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Below results based on the criteria 'institutions'
Total number of records returned: 5
Can Voting Reduce Welfare? Evidence from the US Telecommunications Sector
Voter turnout is popularly cited as reflecting a polity's health. The ease with which electoral members influence policy can, however, constrain an economy's productive capacity. For example, while influential electorates might carefully monitor political agents, they might also "capture" them. In the latter case, electorates transfer producer surplus to consumers at the expense of social welfare - i.e., a "healthy" polity's economy rests at an inferior equilibrium. I develop evidence that the US telecommunications sector may have realized such an outcome. This evidence is remarkably difficult to dismiss as an artifact of endogeneity bias, and appears important for several audiences. For example, the normative regulation literature calls for constraints on producers' market power, while the institutions and commitment literature calls for checks on political agents' opportunism. Evidence that I develop here suggests that, unbound by similar constraints, electoral principals might effectively control their political agents while significantly retarding their economic agents' productive incentives.
Advancement in the House of Representatives
Multiparty Government, Fiscal Institutions, and Public Spending
In the wake of the 2008 global financial crisis, the size of the public sector has been a central, and often controversial, item on the political agenda, as governments from Europe to the United States have embarked on new campaigns to reduce public spending. Previous research on the political factors underlying public spending has naturally focused on the characteristics of the governments that make budgetary decisions. Most recently, scholars have argued, and shown empirically, that spending tends to be larger when cabinets are composed of multiple political parties, and larger still when those coalitions include more members. The key theoretical insight is that spending constitutes a ``common pool resource" problem, which is more difficult to solve for multiparty governments than for single-party administrations because doing so requires the cooperation of actors who are electorally accountable to separate constituencies. In this study, drawing on recent research on the impact of institutions on coalition policymaking, we challenge the prevailing wisdom in this area. Specifically, we argue that rules that reduce the influence of individual government parties in budget formulation, and increase their incentives to oppose the spending demands of their partners, significantly mitigate the common pool resource problem and thus reduce the expansionary effect of coalition governance on spending. Our empirical analysis of public spending in fifteen European democracies over a thirty-five year period supports our argument. Our findings demonstrate that in certain institutional environments, multiparty governments will spend no more than their single-party counterparts. Our conclusions also offer hope that appropriate institutional reforms may be part of a political solution to the financial woes currently confronting multiparty governments across Europe.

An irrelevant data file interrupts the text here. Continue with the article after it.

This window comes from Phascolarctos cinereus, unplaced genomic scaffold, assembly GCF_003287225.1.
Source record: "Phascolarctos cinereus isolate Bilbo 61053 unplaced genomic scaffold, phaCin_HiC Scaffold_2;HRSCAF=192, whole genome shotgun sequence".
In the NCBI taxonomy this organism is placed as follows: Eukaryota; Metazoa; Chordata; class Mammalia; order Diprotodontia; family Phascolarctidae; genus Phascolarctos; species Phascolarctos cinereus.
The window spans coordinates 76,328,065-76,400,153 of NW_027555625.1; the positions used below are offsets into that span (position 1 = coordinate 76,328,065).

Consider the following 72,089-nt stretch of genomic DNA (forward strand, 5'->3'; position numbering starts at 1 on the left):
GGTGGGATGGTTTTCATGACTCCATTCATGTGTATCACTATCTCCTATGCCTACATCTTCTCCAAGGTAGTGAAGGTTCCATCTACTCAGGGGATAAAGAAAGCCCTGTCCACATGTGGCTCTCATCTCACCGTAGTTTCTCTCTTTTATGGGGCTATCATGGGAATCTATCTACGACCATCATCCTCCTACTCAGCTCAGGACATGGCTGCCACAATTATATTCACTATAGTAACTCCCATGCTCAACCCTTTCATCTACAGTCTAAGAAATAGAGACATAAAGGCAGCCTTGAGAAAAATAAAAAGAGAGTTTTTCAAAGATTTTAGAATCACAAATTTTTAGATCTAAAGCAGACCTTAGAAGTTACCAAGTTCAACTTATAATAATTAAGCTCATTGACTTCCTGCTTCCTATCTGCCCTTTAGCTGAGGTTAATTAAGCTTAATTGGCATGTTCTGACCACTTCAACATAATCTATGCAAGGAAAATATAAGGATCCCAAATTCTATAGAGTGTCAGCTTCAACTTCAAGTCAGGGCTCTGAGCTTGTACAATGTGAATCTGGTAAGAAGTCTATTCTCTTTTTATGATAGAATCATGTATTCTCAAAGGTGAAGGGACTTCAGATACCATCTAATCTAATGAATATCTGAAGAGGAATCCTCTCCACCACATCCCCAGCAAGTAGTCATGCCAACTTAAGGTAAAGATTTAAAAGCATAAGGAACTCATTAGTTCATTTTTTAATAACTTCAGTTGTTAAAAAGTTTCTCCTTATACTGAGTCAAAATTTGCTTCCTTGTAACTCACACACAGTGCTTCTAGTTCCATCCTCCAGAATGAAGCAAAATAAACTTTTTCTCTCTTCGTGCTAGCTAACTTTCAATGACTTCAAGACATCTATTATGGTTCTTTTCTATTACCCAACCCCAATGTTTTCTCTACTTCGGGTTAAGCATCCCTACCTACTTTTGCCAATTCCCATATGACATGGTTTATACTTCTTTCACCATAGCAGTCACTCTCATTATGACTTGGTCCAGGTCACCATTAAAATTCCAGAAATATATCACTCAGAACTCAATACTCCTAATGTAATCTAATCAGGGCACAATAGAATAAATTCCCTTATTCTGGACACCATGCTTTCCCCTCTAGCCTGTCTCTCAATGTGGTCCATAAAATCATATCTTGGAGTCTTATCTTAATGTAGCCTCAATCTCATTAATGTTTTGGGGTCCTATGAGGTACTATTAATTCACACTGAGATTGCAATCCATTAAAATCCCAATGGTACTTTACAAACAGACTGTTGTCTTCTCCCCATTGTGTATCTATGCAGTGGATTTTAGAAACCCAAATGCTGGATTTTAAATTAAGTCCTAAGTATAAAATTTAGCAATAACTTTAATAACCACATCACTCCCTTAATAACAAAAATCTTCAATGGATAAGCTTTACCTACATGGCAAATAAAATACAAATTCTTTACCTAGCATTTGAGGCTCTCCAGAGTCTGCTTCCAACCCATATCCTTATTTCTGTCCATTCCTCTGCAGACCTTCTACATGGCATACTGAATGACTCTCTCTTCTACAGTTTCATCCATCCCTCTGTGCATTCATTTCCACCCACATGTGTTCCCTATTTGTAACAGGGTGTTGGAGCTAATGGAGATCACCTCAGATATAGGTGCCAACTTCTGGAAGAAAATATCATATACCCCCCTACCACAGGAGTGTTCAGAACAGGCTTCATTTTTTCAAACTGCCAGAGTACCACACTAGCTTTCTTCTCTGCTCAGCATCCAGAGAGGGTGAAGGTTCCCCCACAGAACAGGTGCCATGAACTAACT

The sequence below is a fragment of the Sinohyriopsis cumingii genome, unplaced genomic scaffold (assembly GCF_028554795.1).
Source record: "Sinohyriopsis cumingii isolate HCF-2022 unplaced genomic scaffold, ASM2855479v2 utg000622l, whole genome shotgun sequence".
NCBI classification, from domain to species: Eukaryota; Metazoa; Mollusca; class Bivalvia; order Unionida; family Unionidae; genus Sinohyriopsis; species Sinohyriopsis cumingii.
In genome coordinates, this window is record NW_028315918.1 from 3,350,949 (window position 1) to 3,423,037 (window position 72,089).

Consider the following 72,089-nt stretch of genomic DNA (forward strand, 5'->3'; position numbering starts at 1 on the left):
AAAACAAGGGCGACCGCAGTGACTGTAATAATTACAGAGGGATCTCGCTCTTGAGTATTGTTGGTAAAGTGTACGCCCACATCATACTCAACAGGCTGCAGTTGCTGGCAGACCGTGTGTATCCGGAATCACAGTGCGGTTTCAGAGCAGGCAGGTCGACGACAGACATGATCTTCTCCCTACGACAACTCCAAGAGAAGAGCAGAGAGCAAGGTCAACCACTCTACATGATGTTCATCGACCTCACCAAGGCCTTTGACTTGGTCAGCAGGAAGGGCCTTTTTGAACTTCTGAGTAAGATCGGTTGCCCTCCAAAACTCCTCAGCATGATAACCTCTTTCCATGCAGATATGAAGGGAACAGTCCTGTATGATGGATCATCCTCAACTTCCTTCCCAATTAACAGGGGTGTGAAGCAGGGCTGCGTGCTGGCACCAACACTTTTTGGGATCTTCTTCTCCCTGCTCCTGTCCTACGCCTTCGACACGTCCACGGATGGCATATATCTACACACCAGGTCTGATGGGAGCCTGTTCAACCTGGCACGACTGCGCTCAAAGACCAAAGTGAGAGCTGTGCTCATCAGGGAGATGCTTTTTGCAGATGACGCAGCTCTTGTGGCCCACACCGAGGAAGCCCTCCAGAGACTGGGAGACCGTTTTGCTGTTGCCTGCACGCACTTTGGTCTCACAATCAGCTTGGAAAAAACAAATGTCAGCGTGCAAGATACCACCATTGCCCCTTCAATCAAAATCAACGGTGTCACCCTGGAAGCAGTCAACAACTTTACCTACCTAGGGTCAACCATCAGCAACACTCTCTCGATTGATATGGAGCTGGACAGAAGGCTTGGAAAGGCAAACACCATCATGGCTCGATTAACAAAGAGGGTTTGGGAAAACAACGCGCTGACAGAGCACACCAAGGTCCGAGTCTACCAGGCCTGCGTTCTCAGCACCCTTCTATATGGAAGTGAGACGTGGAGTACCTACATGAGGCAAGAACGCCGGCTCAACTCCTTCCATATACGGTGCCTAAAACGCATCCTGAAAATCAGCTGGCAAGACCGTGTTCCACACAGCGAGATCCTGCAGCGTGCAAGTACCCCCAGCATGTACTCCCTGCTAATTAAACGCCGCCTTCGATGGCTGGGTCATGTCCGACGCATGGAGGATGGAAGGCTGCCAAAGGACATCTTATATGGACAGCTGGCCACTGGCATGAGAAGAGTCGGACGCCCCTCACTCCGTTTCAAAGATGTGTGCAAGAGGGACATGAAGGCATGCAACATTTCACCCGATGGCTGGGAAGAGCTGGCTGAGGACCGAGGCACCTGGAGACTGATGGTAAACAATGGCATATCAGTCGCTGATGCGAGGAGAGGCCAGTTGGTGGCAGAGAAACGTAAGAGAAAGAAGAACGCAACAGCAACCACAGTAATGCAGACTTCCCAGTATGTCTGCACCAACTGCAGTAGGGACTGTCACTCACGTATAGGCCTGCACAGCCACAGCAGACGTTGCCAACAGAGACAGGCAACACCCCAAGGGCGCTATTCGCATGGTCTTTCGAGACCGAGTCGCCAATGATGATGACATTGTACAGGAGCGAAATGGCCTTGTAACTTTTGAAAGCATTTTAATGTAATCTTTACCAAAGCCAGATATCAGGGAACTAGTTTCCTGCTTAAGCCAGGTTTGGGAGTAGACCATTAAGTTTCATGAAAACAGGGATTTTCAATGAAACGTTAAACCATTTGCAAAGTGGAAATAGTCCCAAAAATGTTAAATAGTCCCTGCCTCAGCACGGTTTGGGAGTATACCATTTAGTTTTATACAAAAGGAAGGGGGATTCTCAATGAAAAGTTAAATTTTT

Colonial Institutions, Political Competition and Violence: Lessons from Medicine Murders in Lesotho
This paper analyzes the effect of British colonial institutions on violence in Lesotho. Using a newly constructed time series dataset, it demonstrates that medicine murders (a form of chief-led human sacrifice) were higher in the years when British administrative reforms exposed native chiefs to electoral competition for the first time, and in subsequent years of elections and formation of new political parties. The results demonstrate one causal mechanism - colonial institutions affected violence by increasing political competition amongst native elites. This evidence also complements constructivist claims that political competition increases religious violence.
The Design of National Human Rights Institutions: A Comparative Analysis
National Human Rights Institutions
How do national human rights institutions (NHRIs) differ? Why do these differences occur? This study aims to answer those questions by developing a theory of executive power to influence institution design. Specifically, the executive wishes to keep NHRIs from holding him accountable. He does so by exerting his political and legal advantages vis–a–vis the legislature to keep the NHRI from being able to levy punishment against him, essentially leaving the NHRI toothless. The legislature will press back more or less based on the political and legal circumstances making the executive’s preferences harder or easier to achieve. By estimating a linear Bayesian logistic regression on the global population of NHRIs from 1991–2012, I confirm the theory that the executive’s ability to exert his will affects the design of NHRIs.